Some people might argue these days that Halloween is just a bit of harmless fun, especially to the secular community. But even if we discount the spiritual aspects of Halloween and deny any reality to Biblical curses, there are still plenty of dangers to children.

The event brings out a selfish, you-owe-my lollies attitude in many youngsters. Friends of mine in Lower Hutt were spat at by young “Trick or Treaters” when they declined to hand over the demanded sweets.

There are media reports in other countries where razor blades have been inserted and even drugs injected into fruit for trick or treat gifts. There is a strong risk of stranger-danger, particularly with unsupervised children going door to door. There are more than enough paedophiles around, waiting for innocent children to come knocking at their doors.

However, we are all spiritual beings, we live in a spiritual world, and we are engaged in a spiritual battle whether we like it or not. So what can Christians do about Halloween?

I think one of the reasons for the apparent powerlessness of the church today is that we have forgotten to promote positive alternatives to the evils that exist in our society.

Much of the time, Christians are seen as just opposing things. A secular society is mostly self-centred. Jesus of Nazareth calls His church to be salt and light in our communities. An increasing number of churches are putting on safe, supervised, alternative activities on October 31st. God isn’t a kill-joy. We believe He wants us to have fun, but without the occultic snares of Halloween. A side benefit is the increasing relevance of churches to their local community.

Some churches are already pro-active in this regard. Knox-St Columba Presbyterian church in Lower Hutt has for the past four years run a “Saints and Angels” party on October 31st. They have a wide range of entertainment, including a fancy dress competition – no witch uniforms allowed! Last year 700 children turned up. This year Knox has joined forces with St. Lukes Anglican and Hutt Christian Covenant churches. To accommodate the estimated 1500 people coming, both the town hall and the adjoining Horticultural Hall will be used. They hire sideshow games, and have different activities for the various age groups. Solid prayer backing has been organised, and commercial sponsorship covers the significant budget.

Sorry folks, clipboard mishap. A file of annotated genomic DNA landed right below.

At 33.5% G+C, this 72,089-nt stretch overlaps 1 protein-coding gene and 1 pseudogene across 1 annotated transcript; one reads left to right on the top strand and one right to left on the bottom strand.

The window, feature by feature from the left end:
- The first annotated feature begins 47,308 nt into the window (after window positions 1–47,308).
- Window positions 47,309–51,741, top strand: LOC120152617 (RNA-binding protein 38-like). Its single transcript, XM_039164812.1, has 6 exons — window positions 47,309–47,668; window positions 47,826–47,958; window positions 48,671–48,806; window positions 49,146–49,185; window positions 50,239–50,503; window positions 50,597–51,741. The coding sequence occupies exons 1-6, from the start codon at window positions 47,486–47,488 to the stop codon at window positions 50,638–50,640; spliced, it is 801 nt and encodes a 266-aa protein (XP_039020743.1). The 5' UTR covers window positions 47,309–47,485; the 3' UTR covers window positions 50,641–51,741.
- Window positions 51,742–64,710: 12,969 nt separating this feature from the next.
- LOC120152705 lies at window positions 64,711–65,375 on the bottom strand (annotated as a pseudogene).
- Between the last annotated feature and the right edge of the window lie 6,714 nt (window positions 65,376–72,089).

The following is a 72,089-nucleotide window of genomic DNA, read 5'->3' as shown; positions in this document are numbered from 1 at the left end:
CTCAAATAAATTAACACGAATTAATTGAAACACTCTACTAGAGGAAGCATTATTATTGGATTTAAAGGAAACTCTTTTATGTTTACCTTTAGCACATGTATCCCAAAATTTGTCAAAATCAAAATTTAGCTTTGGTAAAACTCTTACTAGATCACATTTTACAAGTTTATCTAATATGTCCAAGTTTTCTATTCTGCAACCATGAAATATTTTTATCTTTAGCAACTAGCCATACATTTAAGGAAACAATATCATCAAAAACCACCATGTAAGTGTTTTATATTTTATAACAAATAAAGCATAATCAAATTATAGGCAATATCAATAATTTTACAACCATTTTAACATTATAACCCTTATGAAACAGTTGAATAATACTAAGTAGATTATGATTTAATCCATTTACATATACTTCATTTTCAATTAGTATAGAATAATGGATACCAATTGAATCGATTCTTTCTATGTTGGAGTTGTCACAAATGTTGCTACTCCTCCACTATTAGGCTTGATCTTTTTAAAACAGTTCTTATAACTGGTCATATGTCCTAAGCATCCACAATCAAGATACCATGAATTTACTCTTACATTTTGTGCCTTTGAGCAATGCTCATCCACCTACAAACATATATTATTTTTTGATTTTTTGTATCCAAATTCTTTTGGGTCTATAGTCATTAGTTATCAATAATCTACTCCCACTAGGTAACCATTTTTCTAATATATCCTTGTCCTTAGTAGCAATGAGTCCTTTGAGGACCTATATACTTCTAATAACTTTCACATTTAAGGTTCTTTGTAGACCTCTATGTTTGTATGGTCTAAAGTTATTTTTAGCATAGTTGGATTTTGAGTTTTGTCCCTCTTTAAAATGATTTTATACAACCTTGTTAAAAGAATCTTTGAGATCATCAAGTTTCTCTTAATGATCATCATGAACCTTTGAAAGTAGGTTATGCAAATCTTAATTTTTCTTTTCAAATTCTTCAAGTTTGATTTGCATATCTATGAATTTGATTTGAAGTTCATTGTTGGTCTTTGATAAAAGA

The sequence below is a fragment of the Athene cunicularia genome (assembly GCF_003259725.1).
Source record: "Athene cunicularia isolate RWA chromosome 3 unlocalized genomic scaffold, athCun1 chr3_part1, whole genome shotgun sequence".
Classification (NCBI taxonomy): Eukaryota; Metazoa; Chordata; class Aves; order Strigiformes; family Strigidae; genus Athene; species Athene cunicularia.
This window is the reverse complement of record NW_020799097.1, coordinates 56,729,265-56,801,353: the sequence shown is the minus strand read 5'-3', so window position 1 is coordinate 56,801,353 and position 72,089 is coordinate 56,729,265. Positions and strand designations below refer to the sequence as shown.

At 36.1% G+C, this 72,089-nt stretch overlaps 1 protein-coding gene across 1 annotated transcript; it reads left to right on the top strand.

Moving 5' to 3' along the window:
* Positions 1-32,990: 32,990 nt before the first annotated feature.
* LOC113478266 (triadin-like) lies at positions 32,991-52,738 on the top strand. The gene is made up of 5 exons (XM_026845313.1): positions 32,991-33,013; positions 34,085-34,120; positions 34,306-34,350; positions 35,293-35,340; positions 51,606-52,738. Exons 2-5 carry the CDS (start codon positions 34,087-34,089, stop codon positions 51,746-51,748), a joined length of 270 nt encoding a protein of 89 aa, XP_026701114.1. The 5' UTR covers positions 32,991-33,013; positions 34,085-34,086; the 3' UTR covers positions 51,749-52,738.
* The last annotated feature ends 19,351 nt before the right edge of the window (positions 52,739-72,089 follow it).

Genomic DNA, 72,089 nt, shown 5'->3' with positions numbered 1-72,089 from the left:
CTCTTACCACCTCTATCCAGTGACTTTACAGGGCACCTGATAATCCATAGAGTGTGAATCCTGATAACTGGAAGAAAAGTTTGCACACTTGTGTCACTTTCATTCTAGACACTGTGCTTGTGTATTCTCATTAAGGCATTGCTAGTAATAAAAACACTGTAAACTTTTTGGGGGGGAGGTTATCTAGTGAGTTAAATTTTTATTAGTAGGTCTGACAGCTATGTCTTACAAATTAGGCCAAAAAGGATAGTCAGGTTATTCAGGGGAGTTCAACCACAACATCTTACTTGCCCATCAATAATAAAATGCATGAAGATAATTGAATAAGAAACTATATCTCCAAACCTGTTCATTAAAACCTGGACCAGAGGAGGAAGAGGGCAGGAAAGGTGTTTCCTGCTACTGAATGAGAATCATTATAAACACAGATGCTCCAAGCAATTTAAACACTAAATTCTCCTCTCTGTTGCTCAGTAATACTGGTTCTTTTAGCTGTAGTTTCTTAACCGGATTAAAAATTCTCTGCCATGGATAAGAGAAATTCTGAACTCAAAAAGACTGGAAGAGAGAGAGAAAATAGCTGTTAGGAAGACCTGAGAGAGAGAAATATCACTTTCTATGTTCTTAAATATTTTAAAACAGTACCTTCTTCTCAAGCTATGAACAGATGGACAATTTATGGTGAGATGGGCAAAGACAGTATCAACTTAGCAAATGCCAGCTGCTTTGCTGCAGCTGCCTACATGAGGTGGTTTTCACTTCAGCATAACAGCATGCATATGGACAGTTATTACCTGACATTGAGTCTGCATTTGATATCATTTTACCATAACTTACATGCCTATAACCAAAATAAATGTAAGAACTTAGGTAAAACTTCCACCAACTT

Last year, six local churches in Wainuiomata joined together and had 1,000 people, (including over 600 children) to their event on October 31st. The vast majority were unchurched families.

Another thing we can all do is pray, particularly on October 31st. For several years we have organised prayer meetings on that night, and encouraged people in other towns and cities to organise their own, with the particular emphasis of praying for the children’s safety.

We can also distribute helpful literature. People can access our web site (www.jubilee.org.nz), download our leaflet (under “Articles” button & marked “Halloween – it isn’t what it seams)- and give them to children who come to the door, asking them to pass it on to their parents. Tens of thousands of these have gone out in the past two years. One Baptist church took a master copy of this leaflet, ran off their own, and put them in every letterbox in their rural county. They got some response! Another church put one in every home of their town.

I mentioned that we are in a spiritual battle. Former witches have testified to having prayed curses over the bulk sweets in the supermarkets. We encourage Christians to go and pray a blessing over the sweets.

The main reason big chain stores sell Halloween products is to make money. The managers usually have no personal views one way or another. So we encourage Christians to visit those stores and pray over all the witchcraft stuff, that it won’t sell. The logic is simple: if stock doesn’t sell, then next year the stores won’t buy as much of it. That is already evident this year according to several reports, as well as my own observations.

Who said Christians can’t make a difference!

Selwyn Stevens, M.C.R.; Ph.D.

President of Jubilee Resources Intl.; Best-selling author, International Speaker.